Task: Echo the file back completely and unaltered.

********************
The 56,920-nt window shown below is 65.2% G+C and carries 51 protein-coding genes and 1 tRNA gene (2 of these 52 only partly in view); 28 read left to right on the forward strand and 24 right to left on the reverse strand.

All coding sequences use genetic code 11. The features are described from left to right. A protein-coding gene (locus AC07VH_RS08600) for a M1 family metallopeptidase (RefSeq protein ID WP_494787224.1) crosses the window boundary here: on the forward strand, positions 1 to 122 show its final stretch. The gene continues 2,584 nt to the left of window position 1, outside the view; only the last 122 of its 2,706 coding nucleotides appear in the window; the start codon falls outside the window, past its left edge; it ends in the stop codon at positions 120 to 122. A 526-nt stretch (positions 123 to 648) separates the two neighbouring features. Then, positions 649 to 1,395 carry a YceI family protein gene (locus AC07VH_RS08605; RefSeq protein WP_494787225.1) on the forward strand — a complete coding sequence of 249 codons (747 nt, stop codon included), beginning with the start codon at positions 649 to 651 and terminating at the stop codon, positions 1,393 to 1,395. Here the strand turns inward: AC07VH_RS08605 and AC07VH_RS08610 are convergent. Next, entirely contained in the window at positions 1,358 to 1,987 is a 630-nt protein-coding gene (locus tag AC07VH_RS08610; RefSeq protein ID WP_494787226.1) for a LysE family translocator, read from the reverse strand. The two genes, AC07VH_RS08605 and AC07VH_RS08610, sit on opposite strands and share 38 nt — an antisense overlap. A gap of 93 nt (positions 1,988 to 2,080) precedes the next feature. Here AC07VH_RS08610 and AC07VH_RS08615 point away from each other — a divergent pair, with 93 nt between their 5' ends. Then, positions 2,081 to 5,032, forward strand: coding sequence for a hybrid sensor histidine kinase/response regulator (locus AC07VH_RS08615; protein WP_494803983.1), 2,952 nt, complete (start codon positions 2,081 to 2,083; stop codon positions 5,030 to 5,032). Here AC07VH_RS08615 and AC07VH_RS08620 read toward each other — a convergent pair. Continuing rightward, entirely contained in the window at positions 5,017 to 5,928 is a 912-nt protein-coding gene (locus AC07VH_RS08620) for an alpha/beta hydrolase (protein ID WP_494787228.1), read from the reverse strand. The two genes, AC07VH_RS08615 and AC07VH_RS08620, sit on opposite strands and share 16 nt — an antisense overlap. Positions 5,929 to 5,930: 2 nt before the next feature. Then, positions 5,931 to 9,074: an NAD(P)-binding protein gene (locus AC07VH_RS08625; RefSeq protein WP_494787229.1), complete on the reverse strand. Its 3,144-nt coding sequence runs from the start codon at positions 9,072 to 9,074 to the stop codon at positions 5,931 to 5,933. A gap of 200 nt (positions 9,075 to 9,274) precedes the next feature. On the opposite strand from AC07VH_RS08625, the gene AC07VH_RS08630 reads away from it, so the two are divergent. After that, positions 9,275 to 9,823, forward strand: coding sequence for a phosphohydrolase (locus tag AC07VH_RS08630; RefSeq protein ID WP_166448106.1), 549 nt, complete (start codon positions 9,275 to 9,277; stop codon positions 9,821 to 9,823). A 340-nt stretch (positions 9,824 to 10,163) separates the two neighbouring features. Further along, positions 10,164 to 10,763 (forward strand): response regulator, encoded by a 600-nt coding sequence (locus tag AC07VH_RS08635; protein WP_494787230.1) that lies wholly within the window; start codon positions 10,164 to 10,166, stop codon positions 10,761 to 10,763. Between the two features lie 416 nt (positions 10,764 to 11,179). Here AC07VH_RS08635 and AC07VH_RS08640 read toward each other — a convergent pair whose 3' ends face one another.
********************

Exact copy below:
The 56,920-nt window shown below is 65.2% G+C and carries 51 protein-coding genes and 1 tRNA gene (2 of these 52 only partly in view); 28 read left to right on the forward strand and 24 right to left on the reverse strand.

All coding sequences use genetic code 11. The features are described from left to right. A protein-coding gene (locus AC07VH_RS08600) for a M1 family metallopeptidase (RefSeq protein ID WP_494787224.1) crosses the window boundary here: on the forward strand, positions 1 to 122 show its final stretch. The gene continues 2,584 nt to the left of window position 1, outside the view; only the last 122 of its 2,706 coding nucleotides appear in the window; the start codon falls outside the window, past its left edge; it ends in the stop codon at positions 120 to 122. A 526-nt stretch (positions 123 to 648) separates the two neighbouring features. Then, positions 649 to 1,395 carry a YceI family protein gene (locus AC07VH_RS08605; RefSeq protein WP_494787225.1) on the forward strand — a complete coding sequence of 249 codons (747 nt, stop codon included), beginning with the start codon at positions 649 to 651 and terminating at the stop codon, positions 1,393 to 1,395. Here the strand turns inward: AC07VH_RS08605 and AC07VH_RS08610 are convergent. Next, entirely contained in the window at positions 1,358 to 1,987 is a 630-nt protein-coding gene (locus tag AC07VH_RS08610; RefSeq protein ID WP_494787226.1) for a LysE family translocator, read from the reverse strand. The two genes, AC07VH_RS08605 and AC07VH_RS08610, sit on opposite strands and share 38 nt — an antisense overlap. A gap of 93 nt (positions 1,988 to 2,080) precedes the next feature. Here AC07VH_RS08610 and AC07VH_RS08615 point away from each other — a divergent pair, with 93 nt between their 5' ends. Then, positions 2,081 to 5,032, forward strand: coding sequence for a hybrid sensor histidine kinase/response regulator (locus AC07VH_RS08615; protein WP_494803983.1), 2,952 nt, complete (start codon positions 2,081 to 2,083; stop codon positions 5,030 to 5,032). Here AC07VH_RS08615 and AC07VH_RS08620 read toward each other — a convergent pair. Continuing rightward, entirely contained in the window at positions 5,017 to 5,928 is a 912-nt protein-coding gene (locus AC07VH_RS08620) for an alpha/beta hydrolase (protein ID WP_494787228.1), read from the reverse strand. The two genes, AC07VH_RS08615 and AC07VH_RS08620, sit on opposite strands and share 16 nt — an antisense overlap. Positions 5,929 to 5,930: 2 nt before the next feature. Then, positions 5,931 to 9,074: an NAD(P)-binding protein gene (locus AC07VH_RS08625; RefSeq protein WP_494787229.1), complete on the reverse strand. Its 3,144-nt coding sequence runs from the start codon at positions 9,072 to 9,074 to the stop codon at positions 5,931 to 5,933. A gap of 200 nt (positions 9,075 to 9,274) precedes the next feature. On the opposite strand from AC07VH_RS08625, the gene AC07VH_RS08630 reads away from it, so the two are divergent. After that, positions 9,275 to 9,823, forward strand: coding sequence for a phosphohydrolase (locus tag AC07VH_RS08630; RefSeq protein ID WP_166448106.1), 549 nt, complete (start codon positions 9,275 to 9,277; stop codon positions 9,821 to 9,823). A 340-nt stretch (positions 9,824 to 10,163) separates the two neighbouring features. Further along, positions 10,164 to 10,763 (forward strand): response regulator, encoded by a 600-nt coding sequence (locus tag AC07VH_RS08635; protein WP_494787230.1) that lies wholly within the window; start codon positions 10,164 to 10,166, stop codon positions 10,761 to 10,763. Between the two features lie 416 nt (positions 10,764 to 11,179). Here AC07VH_RS08635 and AC07VH_RS08640 read toward each other — a convergent pair whose 3' ends face one another.